Wal-Mart - Green or Greenwash?

by: Heather on 02/22/2008

Wal-Mart has received a lot of press lately for their "eco-initiatives" - promoting energy efficient products and organic foods and reducing electricity use in some of its stores. The company is engaged in a massive PR campaign to convince the public that they are leading the way in the green movement. Even the well known environmental blog Grist praises them for their ambitious vision.

Pardon me?

We recently found out that Wal-Mart will be exhibiting across the aisle from us at the upcoming Green Living Show in Vancouver. Now correct me if I'm wrong, but isn't supporting the local economy one of the primary tenets of a green, sustainable lifestyle? Wal-Mart rolls into towns and flattens the local economies like a steamroller. Small businesses and mom-and-pop operations are bulldozed into oblivion. And no matter how many hundreds of thousands of energy efficient light bulbs Wal-Mart may install, they can never be considered a green company when most of the goods on their shelves are mass-produced in polluting factories on the other side of the planet and then shipped thousands of fossil-fuel burning miles.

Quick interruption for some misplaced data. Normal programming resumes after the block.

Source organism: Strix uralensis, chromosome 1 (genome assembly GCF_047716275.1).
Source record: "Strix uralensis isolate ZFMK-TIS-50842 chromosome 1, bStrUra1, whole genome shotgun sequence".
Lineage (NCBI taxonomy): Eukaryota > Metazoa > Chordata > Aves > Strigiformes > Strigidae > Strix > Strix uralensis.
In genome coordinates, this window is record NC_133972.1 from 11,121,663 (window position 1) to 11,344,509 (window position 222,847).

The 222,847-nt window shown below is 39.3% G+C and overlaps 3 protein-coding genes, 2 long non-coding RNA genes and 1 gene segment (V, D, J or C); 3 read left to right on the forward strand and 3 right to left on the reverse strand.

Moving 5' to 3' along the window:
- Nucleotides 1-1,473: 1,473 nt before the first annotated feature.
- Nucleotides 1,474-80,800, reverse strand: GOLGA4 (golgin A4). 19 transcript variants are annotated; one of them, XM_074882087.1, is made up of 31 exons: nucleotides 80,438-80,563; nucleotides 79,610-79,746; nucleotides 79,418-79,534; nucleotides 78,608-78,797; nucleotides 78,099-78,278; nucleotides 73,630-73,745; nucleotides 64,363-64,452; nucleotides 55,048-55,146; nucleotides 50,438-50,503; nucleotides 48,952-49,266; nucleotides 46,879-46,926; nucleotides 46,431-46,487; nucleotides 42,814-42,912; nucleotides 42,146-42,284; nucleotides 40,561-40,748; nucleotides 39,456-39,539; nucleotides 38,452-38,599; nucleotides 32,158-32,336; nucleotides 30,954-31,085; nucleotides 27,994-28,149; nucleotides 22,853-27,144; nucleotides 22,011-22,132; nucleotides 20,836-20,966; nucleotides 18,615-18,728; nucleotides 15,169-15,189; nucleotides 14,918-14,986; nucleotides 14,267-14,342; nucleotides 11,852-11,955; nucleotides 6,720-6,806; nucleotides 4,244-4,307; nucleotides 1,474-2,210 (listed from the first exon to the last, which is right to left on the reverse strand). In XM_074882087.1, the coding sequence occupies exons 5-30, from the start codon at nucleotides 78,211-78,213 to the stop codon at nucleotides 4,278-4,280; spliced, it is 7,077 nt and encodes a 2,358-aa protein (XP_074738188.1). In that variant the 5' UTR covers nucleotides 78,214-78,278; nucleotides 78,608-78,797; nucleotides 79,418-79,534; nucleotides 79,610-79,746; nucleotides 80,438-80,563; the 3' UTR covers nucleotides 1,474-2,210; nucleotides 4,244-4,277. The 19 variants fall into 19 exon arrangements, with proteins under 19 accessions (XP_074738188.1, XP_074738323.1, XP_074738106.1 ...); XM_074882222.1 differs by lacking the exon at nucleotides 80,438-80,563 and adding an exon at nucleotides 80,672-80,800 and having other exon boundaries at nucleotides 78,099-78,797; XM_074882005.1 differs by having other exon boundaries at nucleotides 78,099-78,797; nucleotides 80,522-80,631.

Is there anything we can do when we see our green values co-opted in the way that Wal-Mart so clearly is? Can a green image really be bought, or does it need to be earned? What can we do to take back the movement from those who would use it solely for the purpose of padding their own bottom line?

One approach is to pressure corporate offenders into true accountability through brand leveraging, certification and and similar strategies. Check out Michael Conroy's Branded! to see that corporate responsibility doesn't have to be an oxymoron and that David really can slay Goliath, or at least make him behave more ethically and responsibly.

Branded

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